Money donated to LCCC’s scholarship endowment must reside within the endowment for one year. Carrasco believes one or two scholarships have been awarded via the chapter’s donations so far; the amount is determined by the total amount available through LCCC’s endowment.
A gun raffle and a safe rifle have funded the scholarships. The chapter was able to set up a table at Sportsman’s Warehouse in Cheyenne to sell the raffle tickets. “The manager there, he’s a fantastic guy and a veteran himself,” Carrasco said. “His name is Tim Francois, and he really makes this thing possible. He sets us up with a table in a prime location, and he’s always so helpful in getting us a great discount on whatever item we’re raffling off.”
The safe raffled funded what Carrasco said is a sometimes forgotten path for those planning a career.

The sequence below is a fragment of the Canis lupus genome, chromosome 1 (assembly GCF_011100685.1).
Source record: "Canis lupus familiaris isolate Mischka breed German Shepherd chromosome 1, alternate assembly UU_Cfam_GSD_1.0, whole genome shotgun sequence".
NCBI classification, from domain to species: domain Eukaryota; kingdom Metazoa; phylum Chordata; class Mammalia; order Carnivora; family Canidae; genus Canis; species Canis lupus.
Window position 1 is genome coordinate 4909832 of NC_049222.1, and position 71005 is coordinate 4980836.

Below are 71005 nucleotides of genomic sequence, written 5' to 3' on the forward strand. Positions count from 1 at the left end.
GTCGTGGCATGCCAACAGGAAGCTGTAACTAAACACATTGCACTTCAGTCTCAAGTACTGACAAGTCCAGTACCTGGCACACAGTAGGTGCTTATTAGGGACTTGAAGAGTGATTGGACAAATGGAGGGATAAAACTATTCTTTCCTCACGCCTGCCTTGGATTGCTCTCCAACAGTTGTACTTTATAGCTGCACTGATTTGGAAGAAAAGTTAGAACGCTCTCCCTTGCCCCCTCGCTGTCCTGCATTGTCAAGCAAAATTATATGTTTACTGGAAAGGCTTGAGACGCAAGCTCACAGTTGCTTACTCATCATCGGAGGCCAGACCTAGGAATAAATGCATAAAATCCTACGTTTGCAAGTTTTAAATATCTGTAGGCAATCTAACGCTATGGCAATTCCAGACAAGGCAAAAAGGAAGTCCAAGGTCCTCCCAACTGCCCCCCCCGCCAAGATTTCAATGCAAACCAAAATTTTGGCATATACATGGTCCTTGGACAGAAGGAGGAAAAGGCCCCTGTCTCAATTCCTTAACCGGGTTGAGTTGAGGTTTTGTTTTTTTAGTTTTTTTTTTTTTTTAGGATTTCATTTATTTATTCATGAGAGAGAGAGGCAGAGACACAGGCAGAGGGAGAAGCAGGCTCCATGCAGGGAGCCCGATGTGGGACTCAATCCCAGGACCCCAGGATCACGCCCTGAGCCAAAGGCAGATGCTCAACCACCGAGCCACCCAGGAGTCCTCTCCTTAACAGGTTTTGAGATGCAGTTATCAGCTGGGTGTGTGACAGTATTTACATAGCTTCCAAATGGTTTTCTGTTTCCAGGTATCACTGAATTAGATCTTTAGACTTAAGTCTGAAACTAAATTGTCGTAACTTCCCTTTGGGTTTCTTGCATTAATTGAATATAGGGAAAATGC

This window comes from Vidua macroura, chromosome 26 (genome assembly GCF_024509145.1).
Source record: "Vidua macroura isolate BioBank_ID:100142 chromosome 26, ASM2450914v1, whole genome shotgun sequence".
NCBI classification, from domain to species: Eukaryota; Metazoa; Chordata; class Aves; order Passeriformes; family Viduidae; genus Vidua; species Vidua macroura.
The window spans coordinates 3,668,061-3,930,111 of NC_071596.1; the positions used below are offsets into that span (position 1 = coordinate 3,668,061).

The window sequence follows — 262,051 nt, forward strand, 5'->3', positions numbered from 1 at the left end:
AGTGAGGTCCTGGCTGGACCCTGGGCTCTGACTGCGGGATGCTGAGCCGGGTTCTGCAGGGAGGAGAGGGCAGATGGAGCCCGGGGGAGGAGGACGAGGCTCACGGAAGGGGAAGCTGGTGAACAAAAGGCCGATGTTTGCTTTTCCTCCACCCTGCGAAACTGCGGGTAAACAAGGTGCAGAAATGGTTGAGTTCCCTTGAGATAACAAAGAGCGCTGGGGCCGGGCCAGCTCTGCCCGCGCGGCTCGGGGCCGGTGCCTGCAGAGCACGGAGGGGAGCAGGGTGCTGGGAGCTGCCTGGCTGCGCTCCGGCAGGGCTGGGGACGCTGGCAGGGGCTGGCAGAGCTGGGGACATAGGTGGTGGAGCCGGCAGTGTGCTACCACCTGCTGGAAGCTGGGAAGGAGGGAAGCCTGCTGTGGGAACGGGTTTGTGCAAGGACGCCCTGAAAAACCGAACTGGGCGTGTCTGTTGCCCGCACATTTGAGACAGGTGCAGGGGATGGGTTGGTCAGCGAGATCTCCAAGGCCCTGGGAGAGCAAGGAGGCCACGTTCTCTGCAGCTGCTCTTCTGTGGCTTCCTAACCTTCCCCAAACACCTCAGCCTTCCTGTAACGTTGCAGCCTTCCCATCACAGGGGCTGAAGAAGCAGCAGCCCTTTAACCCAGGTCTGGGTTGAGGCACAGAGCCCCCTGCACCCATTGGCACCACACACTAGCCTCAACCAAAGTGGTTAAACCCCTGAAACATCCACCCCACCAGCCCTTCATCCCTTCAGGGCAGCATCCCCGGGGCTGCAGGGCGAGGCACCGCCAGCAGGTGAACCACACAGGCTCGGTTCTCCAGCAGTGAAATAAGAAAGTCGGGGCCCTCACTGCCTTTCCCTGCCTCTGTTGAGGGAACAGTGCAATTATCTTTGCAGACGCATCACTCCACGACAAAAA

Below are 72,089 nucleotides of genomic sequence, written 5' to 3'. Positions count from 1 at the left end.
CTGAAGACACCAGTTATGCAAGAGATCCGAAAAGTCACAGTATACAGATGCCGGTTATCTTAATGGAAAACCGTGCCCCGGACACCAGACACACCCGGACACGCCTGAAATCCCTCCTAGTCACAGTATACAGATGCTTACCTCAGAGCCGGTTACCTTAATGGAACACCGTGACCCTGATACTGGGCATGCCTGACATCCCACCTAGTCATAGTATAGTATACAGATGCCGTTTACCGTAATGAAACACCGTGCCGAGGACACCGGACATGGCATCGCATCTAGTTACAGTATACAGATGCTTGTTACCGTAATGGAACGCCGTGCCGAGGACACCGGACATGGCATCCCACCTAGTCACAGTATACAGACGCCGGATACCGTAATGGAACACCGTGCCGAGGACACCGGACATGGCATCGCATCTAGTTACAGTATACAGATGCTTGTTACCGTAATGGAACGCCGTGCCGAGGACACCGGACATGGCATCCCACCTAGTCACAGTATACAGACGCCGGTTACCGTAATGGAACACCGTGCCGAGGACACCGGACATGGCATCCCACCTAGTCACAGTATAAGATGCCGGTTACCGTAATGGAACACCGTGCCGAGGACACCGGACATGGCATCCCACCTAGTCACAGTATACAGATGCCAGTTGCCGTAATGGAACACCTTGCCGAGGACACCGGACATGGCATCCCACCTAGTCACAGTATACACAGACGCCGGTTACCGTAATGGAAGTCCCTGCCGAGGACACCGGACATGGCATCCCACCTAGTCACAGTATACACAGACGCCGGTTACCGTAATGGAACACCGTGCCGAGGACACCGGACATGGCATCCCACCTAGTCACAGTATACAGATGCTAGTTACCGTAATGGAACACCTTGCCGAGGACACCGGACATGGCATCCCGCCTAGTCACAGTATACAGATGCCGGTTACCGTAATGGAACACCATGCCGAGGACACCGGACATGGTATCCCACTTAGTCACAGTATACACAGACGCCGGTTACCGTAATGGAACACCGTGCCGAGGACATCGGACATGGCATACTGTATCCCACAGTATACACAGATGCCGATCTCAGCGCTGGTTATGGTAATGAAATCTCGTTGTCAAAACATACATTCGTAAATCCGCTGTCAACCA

“What’s important about that second scholarship is that it’s only going to programs that result in a certification or license of some sort: the trades, vocational,” he said. “A lot of good careers … they’re going to be on the trades side. You can have a pretty decent life by pursuing a career like that. I think young people are starting to see that maybe a direct route to college isn’t always the best choice. Sometimes getting yourself a license or vocation is going to be the new way to go.”
A valuable part of The American Legion’s involvement in the NTT INDYCAR SERIES with Jimmie Johnson and Chip Ganassi Racing has been its weekend “outreach” dinners with local Legion members.
The most recent was held at Chip Ganassi Racing’s Hospitality motorhome on Saturday night, Sept. 18, at WeatherTech Raceway at Laguna Seca as part of the Firestone Grand Prix of Monterey.
Key members of the California American Legion, including Department Commander Autrey James and Department Adjutant Barbara Lombrano, attended the event, along with a collection of Legion members from throughout the state of California.
American Legion Chief Marketing Officer Dean Kessel explained the key components of The American Legion’s involvement with Johnson and Chip Ganassi Racing. The guest speaker was Earl Barban, who serves as Johnson’s “spotter” during the races but also drives and tends the motorhome that Johnson and his family use during race weekends.